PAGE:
How does this happen? We contemplate the phenomenon of boredom. There is the mind knowing that the boredom is there, that the boredom is being held caringly, that it is accepted. This happens while we are also cognizant of our body sitting and breathing. Boredom does not feel separate; it is integrated into the ground of being; that is, into the large spaciousness of awareness. The aware mind grows to know what it is doing. By seeing itself in its own action, by being present to the body, the mind is not thinking about boredom anymore. This moment of awareness can render the peace of detachment, and that is piti too. Where is the boredom now? Why were we so angry because of boredom?
Whether the object is boredom or sadness or anything else, when one meets the object with attention—and subject and object merge—all the rest of the mental and physical faculties come into a very deep, wonderful balance. No disturbing factors can step forward, can dominate independently, and say, “I love this,” or “I don’t like that.” All that falls away in the light of attention, and you find yourself being held in calm spaciousness. In that balance, the element of knowing can arise. It knows that it knows. Knowing is a very subtle and delicate element and difficult to find, but tremendously powerful. It is the most important faculty for awakening, for deep insight.
When knowing arises, the living process which I think of as “I,” “me” or “mine,” loses the observer; that is to say, knowing has replaced it! The process knows itself without having a knower or observer. We truly comprehend ourselves—without a comprehender. Whether tasting, hearing or thinking, all life now lives naturally without the corruption of the fake sense of “I”!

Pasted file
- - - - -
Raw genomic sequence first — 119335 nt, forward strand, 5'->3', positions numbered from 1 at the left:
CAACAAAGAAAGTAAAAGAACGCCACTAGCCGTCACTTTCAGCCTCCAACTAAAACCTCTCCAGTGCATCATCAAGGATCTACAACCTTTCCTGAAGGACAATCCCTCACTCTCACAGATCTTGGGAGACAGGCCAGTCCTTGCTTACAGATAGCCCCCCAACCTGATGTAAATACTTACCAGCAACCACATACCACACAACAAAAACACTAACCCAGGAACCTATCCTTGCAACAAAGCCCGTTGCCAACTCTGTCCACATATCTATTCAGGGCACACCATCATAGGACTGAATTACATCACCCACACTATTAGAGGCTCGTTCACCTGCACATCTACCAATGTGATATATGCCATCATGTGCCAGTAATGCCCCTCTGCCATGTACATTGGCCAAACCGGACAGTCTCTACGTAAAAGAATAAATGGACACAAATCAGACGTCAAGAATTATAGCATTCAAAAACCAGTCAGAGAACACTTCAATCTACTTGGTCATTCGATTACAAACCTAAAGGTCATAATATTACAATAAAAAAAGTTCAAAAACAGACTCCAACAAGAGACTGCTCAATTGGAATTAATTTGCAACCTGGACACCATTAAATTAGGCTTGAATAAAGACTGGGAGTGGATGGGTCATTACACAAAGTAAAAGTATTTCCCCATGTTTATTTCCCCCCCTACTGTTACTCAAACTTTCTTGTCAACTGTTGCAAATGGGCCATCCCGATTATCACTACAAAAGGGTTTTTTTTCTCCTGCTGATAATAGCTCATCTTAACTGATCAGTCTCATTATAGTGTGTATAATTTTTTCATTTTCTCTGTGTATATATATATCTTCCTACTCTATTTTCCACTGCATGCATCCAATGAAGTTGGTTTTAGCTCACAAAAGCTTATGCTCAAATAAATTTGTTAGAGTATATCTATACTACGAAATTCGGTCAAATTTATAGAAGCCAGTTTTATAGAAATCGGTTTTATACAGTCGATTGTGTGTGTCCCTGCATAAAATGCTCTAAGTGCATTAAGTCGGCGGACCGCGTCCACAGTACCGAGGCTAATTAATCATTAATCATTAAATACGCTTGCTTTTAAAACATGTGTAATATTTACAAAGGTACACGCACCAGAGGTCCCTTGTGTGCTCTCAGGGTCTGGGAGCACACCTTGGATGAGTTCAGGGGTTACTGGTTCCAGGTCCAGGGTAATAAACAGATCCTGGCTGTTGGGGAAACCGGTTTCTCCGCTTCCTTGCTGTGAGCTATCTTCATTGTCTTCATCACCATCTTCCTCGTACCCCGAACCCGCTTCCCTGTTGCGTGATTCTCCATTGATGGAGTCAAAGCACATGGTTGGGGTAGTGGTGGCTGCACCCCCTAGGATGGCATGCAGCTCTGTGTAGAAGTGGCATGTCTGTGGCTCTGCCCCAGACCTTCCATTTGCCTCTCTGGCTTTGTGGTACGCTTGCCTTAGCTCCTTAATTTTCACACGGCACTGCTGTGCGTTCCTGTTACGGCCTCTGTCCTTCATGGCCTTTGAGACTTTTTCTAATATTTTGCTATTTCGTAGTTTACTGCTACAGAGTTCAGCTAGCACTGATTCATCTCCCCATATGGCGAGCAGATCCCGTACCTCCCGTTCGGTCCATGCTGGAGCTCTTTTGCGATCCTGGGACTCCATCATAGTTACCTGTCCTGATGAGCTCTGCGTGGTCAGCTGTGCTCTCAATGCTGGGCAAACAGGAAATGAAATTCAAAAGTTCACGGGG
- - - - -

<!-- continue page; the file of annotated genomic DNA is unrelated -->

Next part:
In the Buddha’s teaching, the “I” is seen as a concept and source of suffering created by the conditioned ignorant mind that seeks to live, to exist continually, by grasping at objects. This mind needs objects or concepts—the past, the future, sadness, hope, hatred—in order to sustain its existence as a separate self. If we do not offer an object to the mind it will create and grasp its own; it will manifest itself as the famous “waterfall” or compulsive-obsessive mind. It is very difficult to bring such a mind to a halt. But with the aid of psycho-physical exercises, or meditation in motion, we can shift attention quite easily from the mental concept level to the nonverbal level of body.
The late Mahasi Sayadaw, my teacher, said: “If corporeal processes are not comprehended completely, then mental processes cannot be seen. If corporeal processes are comprehended completely, then mental processes attain their maturity, their natural order.”
Since the body is the ground vehicle for developing mindfulness, we have to practice mindfulness of the body diligently, carefully, correctly, deeply. The psycho-physical exercises I have developed help actualize this while opening the heart and bringing joy and safety to our practice. When these factors are present, we feel a happiness and confidence which help us to more easily integrate mindfulness practice into our lives. Then our practice becomes a more skillful and happy event, one in which there is less struggling.
These open forms of developing mindful attention let us discover, quite tangibly, how to renounce all that takes us away from the ground of being. Great joy and relief arise from the realization that the “waterfall” of compulsive thinking, judging, wanting and resenting is interrupted and the interference of “I” has subsided. Being freed from the grip of “I” and “me” gives joy easily.
On one level, Dharma practice is hard work. But when we know that we work to protect our happiness and to fulfill our humanity, our roles as beings who have taken this human birth, then it isn’t dreary work. It is delightful and meaningful, a beautiful offering from yourself to yourself.
This article is based on an interview conducted by Barbara Gates, vipassana teacher Julie Wester, and Jain Hein, a student of Ruth Denison’s. Ron DeHart, a senior student of Ruth Denison’s, provided editorial assistance.